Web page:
A Gamer Buyer’s Guide To Otaku Mecca Akihabara

A Gamer Buyer’s Guide To Otaku Mecca Akihabara

So, you’re planning to visit Japan and want to come home with a pile of Japanese games. There’s only one place to go: the cultural hub of otaku everywhere, Tokyo’s Akihabara. But there are hundreds of stores in Akihabara, so where exactly should you go to find the cheapest prices or the rarest finds?

Book Off

A Gamer Buyer’s Guide To Otaku Mecca Akihabara

Book Off is a chain of stores that buy and sell used books. Many of the stores, however, resell movies and games as well. Underneath the station and off the main drag is Akihabara’s Book Off, with its entire first floor committed to used games of all gaming generations back to the Famicom. The prices here tend to fluctuate. Sometimes they are lower than the other game stores in the area, sometimes higher. The only way to know for sure is to compare prices the day of.


A Gamer Buyer’s Guide To Otaku Mecca Akihabara

There are nearly a dozen Softmap stores in Akihabara and more than one of them sell video games. However, only one of them — the one of them next to the giant Sega arcade near the station — sells used video games. In this building, the first and second floors are new games for various systems; but if you take the side escalator and then climb the stairs to the third floor, you’ll be in a room filled with used games and consoles from the original PlayStation to the present. This is also one of the rare stores where you can occasionally find games sold outside of their original mint condition cases. If you are buying to play instead of collect, you’ll never find a cheaper price than one of these boxless games.

Trader #2

A Gamer Buyer’s Guide To Otaku Mecca Akihabara

One block beyond the main drag and across from a KFC, you’ll find Trader. This branch of the store is filled with used games from this current generation and the last. Its prices are usually quite cheap and there’s occasionally a chance of grabbing a rare find out of one of its display cases.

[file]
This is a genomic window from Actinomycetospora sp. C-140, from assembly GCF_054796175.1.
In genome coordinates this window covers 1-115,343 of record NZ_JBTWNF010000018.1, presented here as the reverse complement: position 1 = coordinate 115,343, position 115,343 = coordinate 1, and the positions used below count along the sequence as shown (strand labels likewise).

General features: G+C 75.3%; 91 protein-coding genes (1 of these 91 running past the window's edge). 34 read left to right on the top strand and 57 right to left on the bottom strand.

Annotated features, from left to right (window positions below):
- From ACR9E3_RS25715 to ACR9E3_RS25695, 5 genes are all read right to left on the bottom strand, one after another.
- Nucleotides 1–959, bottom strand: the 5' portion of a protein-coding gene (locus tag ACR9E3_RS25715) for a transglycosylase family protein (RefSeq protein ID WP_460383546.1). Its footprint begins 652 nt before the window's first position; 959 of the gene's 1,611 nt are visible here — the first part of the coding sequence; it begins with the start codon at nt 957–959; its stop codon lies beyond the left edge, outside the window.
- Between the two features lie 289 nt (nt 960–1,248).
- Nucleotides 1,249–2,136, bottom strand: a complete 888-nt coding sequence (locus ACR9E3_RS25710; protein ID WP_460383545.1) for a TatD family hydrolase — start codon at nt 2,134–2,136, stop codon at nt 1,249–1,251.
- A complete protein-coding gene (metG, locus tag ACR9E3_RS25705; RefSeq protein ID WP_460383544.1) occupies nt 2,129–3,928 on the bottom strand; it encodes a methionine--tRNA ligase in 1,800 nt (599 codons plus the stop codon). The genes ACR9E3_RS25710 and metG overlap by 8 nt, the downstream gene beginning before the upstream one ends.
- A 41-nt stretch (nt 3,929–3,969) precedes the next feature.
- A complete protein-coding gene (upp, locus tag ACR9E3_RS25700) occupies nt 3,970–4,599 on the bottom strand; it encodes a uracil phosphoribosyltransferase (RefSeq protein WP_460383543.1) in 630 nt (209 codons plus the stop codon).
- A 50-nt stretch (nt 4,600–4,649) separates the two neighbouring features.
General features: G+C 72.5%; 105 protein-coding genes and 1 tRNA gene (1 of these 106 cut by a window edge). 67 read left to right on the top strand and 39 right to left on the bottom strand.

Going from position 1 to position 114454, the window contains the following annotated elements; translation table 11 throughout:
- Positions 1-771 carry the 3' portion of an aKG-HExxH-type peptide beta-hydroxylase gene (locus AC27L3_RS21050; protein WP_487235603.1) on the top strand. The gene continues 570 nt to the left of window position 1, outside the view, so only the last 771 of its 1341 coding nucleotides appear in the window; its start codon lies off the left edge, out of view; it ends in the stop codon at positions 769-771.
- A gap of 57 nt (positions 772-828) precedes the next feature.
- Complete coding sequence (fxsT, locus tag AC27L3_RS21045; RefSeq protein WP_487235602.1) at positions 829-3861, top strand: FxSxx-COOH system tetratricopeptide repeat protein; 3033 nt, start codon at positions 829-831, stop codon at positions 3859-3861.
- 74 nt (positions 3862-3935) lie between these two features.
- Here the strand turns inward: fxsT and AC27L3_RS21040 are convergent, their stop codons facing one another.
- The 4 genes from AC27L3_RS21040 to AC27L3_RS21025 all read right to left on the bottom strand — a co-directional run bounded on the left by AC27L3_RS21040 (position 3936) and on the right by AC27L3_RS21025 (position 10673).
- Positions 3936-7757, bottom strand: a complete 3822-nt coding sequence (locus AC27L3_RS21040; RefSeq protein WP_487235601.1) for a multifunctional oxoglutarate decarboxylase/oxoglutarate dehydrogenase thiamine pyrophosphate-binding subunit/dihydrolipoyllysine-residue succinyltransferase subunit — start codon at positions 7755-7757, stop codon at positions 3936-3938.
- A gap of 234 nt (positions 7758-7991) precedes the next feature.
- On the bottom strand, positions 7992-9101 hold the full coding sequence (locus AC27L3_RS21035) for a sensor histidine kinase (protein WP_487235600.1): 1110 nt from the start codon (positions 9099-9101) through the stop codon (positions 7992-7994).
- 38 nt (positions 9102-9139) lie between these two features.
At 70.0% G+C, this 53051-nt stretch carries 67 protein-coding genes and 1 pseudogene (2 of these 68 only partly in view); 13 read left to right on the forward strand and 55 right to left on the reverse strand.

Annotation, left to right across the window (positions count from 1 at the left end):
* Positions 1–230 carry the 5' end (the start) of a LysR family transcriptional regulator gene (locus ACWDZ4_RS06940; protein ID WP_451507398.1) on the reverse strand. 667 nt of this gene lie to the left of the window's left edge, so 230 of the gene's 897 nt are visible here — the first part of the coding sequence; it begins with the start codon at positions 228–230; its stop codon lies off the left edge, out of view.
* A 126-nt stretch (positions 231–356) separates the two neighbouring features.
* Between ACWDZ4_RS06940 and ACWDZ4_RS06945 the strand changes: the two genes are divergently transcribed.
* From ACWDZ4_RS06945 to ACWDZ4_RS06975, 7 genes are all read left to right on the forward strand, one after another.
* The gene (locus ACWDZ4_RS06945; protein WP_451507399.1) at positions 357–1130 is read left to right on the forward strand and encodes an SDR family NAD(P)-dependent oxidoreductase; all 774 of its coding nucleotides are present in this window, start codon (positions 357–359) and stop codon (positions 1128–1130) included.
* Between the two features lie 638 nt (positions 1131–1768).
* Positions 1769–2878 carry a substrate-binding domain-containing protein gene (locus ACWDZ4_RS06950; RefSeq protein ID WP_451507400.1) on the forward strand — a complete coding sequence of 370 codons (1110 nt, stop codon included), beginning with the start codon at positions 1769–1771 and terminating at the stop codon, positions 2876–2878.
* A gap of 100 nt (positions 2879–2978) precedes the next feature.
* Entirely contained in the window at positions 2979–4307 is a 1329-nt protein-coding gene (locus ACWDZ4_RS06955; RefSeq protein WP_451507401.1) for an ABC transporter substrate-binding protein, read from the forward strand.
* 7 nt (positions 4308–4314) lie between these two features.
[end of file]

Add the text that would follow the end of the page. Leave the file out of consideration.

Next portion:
Super Potato

Super Potato is probably the most famous game store in Akihabara as far as retro gaming goes, with its arcade on the top floor and a life-size Naked Snake statue. Formerly, it even had a throne made of old Famicom cartridges (though it seems to have disappeared since my last visit). A block off the main street and near the KFC-adjacent Traders, this store takes up several floors — though not the first one; so keep a look out for its stairwell entrance. Here you are likely to find any possible retro game you are looking for. However, that doesn’t mean it will be cheap. Fame and excellent selection make Super Potato one of the most expensive gaming shops in the area.


A Gamer Buyer’s Guide To Otaku Mecca Akihabara

The towering Mandarake monolith is home to far more than gaming as they buy any and all things otaku. However, they do have a huge floor (the sixth) where the walls are lined with glass cases, filled with only the rarest of the rare of Japanese gaming — not to mention the most expensive. The floor’s other gaming contents, while much less rare, are no less expensive. However, their catalogue is quite extensive and covers all gaming generations. So if there is a game you just have to pick up while in Japan and price isn’t an obstacle, the chances are high you will find what you are looking for here.


A Gamer Buyer’s Guide To Otaku Mecca Akihabara

Another branch of Trader in Akihabara (there are three in total) is far down the main drag, almost at its end. The first floor of the store is devoted to modern gaming (with prices identical to the other location) but the second floor in the building is dedicated to retro (and import) gaming. It is filled with games ranging from the original Famicom to the PS2 and often with reasonable prices.